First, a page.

Top Republican defends posting 'faked' interview with Joe Biden on police reform

'Look, it shouldn't have been edited,' minority whip Scalise says, without offering apology

Griffin Connolly
Monday 31 August 2020 22:15
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House Minority Whip Steve Scalise has refused to apologise for sharing a video on Sunday to his social media accounts that included a manipulated clip falsely suggesting Democratic presidential nominee Joe Biden supports defunding US police departments.

Instead, he has defended the substance of the video as true, even if the clip of Mr Biden's July interview with progressive activist Ady Barkan was partially doctored.

“Look, it shouldn't have been edited,” Mr Scalise said in an interview with Fox & Friends on Monday, after nearly a day of outrage on social media over his media shop's editing of the original video.

“But at the same time, the comments were always about — in fact, twice in that interview [Mr Barkan] asked Joe Biden if he was for redirecting money away from police. And in both times, Joe Biden said yes,” Mr Scalise said.

The video reel accuses Democrats of inciting violence in American cities in the wake of police shootings and includes clips of liberal politicians making statements on policing reform.

One such clip captures Minnesota Congresswoman Ilhan Omar at a rally promoting calls to "defund the police."

Another clip from the original video — which Mr Scalise has taken down and re-posted without the manipulated editing — showed Mr Biden being interviewed by Mr Barkan, who speaks with a computerised voice after losing the ability to speak as he fights the degenerative nerve disease ALS.

In the actual interview, Mr Barkan asks Mr Biden if they can "agree that we can redirect some of the funding" for law enforcement to civilian mental health and social services units that partner with police departments to respond to non-violent emergencies, a proposal to which Mr Biden assents with a "yes."

But in the video originally posted by Mr Scalise on Sunday, his team had altered the clip to tack on the words "for police" from earlier in the interview to the end of the question in Mr Barkan's computerised voice.

In a tweet later in the day, Mr Scalise posted the same video, but instead of the doctored clip of Mr Biden's interview with Mr Barkan, it only included a comment from Mr Biden that he wanted to "fundamentally transform the country."

Mr Barkan tweeted to Mr Scalise on Sunday demanding he apologise for manipulating the video of his interview with Mr Biden.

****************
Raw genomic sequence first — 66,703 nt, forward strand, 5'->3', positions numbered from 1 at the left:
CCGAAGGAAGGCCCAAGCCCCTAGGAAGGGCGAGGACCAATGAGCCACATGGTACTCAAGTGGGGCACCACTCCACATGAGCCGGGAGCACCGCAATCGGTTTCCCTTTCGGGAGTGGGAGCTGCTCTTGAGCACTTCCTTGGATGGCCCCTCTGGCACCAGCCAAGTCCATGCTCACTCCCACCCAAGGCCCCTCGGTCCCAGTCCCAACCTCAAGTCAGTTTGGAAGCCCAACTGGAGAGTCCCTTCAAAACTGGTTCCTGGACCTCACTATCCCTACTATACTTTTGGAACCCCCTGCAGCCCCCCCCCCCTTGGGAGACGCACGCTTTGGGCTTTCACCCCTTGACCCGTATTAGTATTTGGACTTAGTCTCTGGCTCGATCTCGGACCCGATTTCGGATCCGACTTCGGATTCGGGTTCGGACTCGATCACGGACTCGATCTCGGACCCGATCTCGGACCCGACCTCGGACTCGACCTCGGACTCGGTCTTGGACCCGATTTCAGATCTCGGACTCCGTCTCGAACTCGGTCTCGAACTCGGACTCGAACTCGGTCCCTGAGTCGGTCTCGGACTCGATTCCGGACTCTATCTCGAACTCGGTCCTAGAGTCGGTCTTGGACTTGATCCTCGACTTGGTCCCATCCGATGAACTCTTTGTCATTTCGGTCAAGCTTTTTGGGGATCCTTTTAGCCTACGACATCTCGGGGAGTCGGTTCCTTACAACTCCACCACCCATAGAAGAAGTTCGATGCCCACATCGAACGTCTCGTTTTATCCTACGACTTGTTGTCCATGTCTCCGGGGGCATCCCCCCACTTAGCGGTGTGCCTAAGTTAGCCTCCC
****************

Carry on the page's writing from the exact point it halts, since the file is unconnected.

"These are not my words. I have lost my ability to speak, but not my agency or my thoughts. You and your team have doctored my words for your own political gain. Please remove this video immediately. You owe the entire disability community an apology," Mr Barkan wrote.

Mr Biden's platform on policing reform is more nuanced than Mr Scalise's blanket assertion that he supports defunding police departments.

The former vice president has in fact proposed surging federal funding for law enforcement primarily to increase resources for social services.

The criminal justice unity task force Mr Biden created with former Democratic presidential rival Bernie Sanders issued several policy recommendations last month to fundamentally alter police department operations around the country.

The list of Biden-Sanders policy recommendations call for:

  • "federal funding to create a civilian corps of unarmed first responders such as social workers, EMTs, and trained mental health professionals, who can handle nonviolent emergencies including order maintenance violations, mental health emergencies, and low-level conflicts outside the criminal justice system, freeing police officers to concentrate on the most serious crimes," and
  • an effort to "fund initiatives to partner mental health professionals, substance use disorder experts, social workers, and disability advocates with police departments to respond to calls with police officers to better de-escalate interactions with citizens and when appropriate, to divert individuals to the social services they need."

Several government ethics observers pointed out that Mr Scalise's manipulative use of video editing could expose him to an ethics investigation.

A memo to all congressional offices from January warns members and their staff not to post "deep fakes" on their media accounts.

"Members have a duty, and First Amendment right, to contribute to the public discourse, including through parody and satire. However, manipulation of images and videos that are intended to mislead the public can harm that discourse and reflect discreditably on the House," that memo reads.

"Moreover, Members or the staff posting deep fakes could erode public trust, affect public discourse, or sway an election. Accordingly, Members, officers, and employees posting deep fakes or other audio-visual distortions intended to mislead the public may be in violation of the Code of Official Conduct. Prior to disseminating any image, video, or audio file by electronic means, including social media, Members and staff are expected to take reasonable efforts to consider whether such representation are deep fakes or are intentionally distorted to mislead the public,” the memo concludes.

Leaders on the House Ethics Committee have not indicated whether they would pursue an inquiry into Mr Scalise's office.

Speaker Nancy Pelosi called on him to "apologise immediately" for "lying" about Mr Barkan's interview with Mr Biden.

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